Piramida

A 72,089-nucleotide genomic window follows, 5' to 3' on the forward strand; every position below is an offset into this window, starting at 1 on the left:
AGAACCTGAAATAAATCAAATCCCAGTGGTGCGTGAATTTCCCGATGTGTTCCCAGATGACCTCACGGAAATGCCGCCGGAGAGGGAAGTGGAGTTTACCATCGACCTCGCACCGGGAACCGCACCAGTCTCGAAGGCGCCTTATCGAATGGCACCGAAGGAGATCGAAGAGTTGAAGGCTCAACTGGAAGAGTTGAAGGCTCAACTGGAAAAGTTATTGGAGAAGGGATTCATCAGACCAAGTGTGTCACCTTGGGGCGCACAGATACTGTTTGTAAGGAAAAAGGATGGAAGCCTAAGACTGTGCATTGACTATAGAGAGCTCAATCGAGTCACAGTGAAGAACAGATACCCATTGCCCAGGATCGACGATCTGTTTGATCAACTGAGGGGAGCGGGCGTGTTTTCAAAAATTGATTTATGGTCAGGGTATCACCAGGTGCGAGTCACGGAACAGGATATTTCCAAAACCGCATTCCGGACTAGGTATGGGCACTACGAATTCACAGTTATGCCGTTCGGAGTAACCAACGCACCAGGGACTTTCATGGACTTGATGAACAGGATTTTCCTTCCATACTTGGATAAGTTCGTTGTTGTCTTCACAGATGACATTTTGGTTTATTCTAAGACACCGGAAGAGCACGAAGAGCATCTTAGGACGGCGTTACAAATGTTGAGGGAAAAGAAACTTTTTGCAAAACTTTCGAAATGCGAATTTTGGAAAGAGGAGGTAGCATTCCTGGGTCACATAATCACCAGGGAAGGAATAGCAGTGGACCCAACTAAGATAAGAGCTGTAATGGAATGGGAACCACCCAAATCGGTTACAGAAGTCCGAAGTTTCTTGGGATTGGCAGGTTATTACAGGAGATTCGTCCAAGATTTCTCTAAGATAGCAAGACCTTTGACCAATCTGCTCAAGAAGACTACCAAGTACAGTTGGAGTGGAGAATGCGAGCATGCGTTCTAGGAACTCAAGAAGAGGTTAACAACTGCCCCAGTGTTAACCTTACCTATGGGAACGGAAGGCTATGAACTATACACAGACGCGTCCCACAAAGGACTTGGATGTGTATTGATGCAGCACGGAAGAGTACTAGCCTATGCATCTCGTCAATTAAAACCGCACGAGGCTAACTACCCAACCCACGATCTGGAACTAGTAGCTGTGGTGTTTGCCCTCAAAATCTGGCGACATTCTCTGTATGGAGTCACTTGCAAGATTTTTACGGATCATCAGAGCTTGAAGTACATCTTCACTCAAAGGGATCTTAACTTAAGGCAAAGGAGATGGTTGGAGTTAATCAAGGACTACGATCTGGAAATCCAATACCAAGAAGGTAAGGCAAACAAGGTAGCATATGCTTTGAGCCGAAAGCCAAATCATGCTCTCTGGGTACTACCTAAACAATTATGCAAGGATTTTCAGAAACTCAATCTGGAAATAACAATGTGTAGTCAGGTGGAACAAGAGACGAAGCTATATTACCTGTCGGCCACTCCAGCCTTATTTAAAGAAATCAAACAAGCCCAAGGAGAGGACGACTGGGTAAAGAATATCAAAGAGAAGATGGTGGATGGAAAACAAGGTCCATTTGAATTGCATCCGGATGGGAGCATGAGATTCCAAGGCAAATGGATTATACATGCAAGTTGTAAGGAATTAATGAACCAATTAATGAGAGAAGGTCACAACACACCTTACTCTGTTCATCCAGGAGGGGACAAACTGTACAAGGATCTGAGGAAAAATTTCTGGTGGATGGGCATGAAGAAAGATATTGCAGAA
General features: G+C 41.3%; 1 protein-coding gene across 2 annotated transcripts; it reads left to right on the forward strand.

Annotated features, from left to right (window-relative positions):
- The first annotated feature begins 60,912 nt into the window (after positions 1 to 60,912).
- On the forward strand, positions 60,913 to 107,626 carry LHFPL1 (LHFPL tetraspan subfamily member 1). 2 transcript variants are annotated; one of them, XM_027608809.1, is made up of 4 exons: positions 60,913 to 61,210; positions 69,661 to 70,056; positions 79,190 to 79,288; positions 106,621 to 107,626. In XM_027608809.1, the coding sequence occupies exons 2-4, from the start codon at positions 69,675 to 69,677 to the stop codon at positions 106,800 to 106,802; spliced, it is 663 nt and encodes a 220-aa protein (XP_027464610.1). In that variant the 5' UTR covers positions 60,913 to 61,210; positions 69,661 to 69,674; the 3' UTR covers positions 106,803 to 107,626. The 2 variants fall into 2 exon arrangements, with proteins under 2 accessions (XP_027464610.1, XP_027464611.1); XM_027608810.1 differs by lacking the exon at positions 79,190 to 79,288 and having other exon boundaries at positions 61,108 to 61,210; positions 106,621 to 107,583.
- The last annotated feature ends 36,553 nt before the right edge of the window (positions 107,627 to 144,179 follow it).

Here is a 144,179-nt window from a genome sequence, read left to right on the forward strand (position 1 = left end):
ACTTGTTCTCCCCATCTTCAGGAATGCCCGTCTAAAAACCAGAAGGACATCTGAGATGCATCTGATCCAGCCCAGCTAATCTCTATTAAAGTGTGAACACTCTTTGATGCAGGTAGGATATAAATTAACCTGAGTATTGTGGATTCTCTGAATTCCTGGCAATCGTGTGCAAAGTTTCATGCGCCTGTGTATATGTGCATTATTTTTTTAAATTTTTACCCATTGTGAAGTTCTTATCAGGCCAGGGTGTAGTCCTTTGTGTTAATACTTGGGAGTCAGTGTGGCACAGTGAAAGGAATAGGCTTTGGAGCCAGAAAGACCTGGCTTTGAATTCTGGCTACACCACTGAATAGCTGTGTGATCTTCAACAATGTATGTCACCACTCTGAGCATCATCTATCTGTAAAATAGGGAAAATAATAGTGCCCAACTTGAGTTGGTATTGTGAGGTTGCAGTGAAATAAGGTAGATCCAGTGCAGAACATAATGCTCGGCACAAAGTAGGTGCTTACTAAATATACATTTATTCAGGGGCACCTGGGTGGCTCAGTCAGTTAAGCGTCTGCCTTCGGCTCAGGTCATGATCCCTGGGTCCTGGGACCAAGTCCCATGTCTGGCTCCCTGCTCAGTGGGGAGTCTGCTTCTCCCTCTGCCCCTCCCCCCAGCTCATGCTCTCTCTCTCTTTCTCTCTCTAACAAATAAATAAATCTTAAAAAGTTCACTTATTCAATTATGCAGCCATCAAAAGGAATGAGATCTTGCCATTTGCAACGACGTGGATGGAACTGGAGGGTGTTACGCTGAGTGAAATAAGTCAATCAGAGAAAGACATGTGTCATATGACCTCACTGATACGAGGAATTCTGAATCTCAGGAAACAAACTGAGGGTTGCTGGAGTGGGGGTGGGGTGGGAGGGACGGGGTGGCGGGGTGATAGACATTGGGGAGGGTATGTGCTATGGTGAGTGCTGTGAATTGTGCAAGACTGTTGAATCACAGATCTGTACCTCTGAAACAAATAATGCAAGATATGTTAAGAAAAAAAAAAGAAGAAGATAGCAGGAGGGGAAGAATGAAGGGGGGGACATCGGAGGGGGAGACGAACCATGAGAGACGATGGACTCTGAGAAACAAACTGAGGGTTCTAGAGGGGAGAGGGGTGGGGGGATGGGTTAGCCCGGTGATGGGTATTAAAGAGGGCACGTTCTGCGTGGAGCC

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Piramida is the fourth studio album by Copenhagen’s Efterklang and continues along similar lines to those explored in their previous releases, Tripper, Parades and Magic Chairs – a combination really of the haunting, icy, sparseness and mechanics of Tripper with a little of Magic Chairs friendlier, warmer outlook added in. It’s a beautiful album, at times glacial, at others ethereal, maybe even celestial. Musically quite cold and automatic in its beginnings ("Hollow Mountain" is too perfect an opening track title in representing the feel how things start), with programmed percussion teamed with somewhat minimal yet ebullient blips, patters and washes and swathes forming the first few tracks – it still  somehow manages to not be hard-edged, there are no sharp noises, nothing jarring – it’s perhaps ironically comforting for something seemingly so cold, but then maybe that’s because of the lyrical quality of Casper Caulsen’s deep soulful voice, the standout performer of this recording – every sense of emotion, of mood, is delivered by... well... by its delivery, hope, positivity, oppression, paranoia, fear, all there in that voice, it colours the mood of almost everything. As the album plays, so too it unravels and develops, the orchestration broadens and hopes and horizons widen – fifth track "The Living Layer" almost in itself provides the turning point with it’s dark, synth-heavy outro leading into the far more up-beatedly buoyant "The Ghost". "Black Summer", with its brasses, choir and piano, bursts with “different colours”, and these stay with us until everything is concluded. "Dreams Today" with its recorded running footsteps and light piano flourishes is a celebration of jubilant positivity, a feeling continued through the gorgeous "Between the Walls", and if "Hollow Mountains" titular succinctness is ideal for the sounds this album opens with, then "Monument" is equally appropriate in every sense as a title for the music played out in its final throws, if not also for this record on the whole, standing as it does as a beautifully crafted testament to everything wonderful about modern music making.